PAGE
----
• Sustainable livelihoods assessment: Indigenous ecotourism viability study. Collaborative research, report prepared for the Centre for Sustainable Indigenous Communities, James Cook University
  • Sustainable livelihoods assessment into the viability of a remote Indigenous community utilising 'ghost nets' to weave sellable items. Report prepeared for the Centre for Sustainable Indigenous Communities, James Cook University
  • Economic and subsistence values of the standing stocks of seagrass fisheries and the potential benefits of no-fishing marine protected area management in the Wakatobi Marine National Park
  • Direct financial value of natural marine resources to local dependants; local resource use patterns; appropriate alternative livelihoods; and methods for the development of a series of economic performance criteria to monitor the local economic impacts of management action. Research conducted in the Wakatobi Marine National Park, Indonesia
  • An investigation of student and staff experiences within the Coastal and Water Management Network, European Joint Masters Programme: outlining best practice for European University Association (EUA)
  • Investigating the biology of the hydrothermal vent mussel Bathymodeolus azoricus, Azores: research involved mussel growth experiments under controlled conditions of methane, sulphide and oxygen exposure. Research conducted at the University of the Azores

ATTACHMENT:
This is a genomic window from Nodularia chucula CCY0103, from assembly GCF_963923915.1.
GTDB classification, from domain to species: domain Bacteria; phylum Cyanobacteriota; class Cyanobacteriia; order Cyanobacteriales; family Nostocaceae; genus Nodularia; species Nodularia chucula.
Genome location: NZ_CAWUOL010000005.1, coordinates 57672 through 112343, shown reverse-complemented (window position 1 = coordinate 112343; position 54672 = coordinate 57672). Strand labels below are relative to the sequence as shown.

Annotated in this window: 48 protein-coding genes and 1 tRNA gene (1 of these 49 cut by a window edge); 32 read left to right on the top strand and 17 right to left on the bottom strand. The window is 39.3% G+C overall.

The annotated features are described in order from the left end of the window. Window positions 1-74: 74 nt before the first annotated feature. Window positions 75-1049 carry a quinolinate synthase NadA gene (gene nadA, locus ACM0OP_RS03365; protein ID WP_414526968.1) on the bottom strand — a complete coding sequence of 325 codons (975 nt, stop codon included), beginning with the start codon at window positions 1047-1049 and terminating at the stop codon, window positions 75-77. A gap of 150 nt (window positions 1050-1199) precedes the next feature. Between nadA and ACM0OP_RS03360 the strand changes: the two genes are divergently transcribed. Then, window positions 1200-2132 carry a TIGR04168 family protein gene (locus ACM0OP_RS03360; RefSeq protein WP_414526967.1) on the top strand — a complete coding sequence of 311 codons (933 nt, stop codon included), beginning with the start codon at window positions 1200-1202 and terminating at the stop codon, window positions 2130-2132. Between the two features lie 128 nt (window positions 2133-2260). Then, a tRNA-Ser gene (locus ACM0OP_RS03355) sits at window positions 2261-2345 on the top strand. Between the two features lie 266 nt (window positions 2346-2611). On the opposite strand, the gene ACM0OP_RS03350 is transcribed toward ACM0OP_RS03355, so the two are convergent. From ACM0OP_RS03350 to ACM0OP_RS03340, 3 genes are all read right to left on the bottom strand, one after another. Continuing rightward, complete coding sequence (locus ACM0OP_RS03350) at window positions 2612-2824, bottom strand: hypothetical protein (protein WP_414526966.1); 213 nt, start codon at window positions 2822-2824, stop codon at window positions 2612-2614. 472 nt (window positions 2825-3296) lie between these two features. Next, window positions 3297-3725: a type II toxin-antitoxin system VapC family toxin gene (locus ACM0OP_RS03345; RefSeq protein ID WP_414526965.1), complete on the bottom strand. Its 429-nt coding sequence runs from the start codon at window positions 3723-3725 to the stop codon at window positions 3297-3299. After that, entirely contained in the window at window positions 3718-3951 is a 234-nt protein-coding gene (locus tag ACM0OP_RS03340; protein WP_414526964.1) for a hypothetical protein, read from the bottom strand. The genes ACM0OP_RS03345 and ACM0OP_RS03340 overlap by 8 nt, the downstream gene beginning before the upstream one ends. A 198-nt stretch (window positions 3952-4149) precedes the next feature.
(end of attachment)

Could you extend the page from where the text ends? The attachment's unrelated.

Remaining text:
• Biochemical oxygen demand and dissolved oxygen in a lagoon in Southern Portugal. An investigation into the tidal flushing capacity of the Ria Formosa
  • Feeding behaviour of different colour morphs of the temperate rocky shore sea anemone Anemonia viridis


I am interested in supervising PhD students in the areas of:

* Seagrass systems in the UK and overseas, particularly social-ecological linkages

* LEK and marine systems

* Coastal and marine sustainability and management

Goruchwyliaeth gyfredol

Rhian Power-Battrick

Research student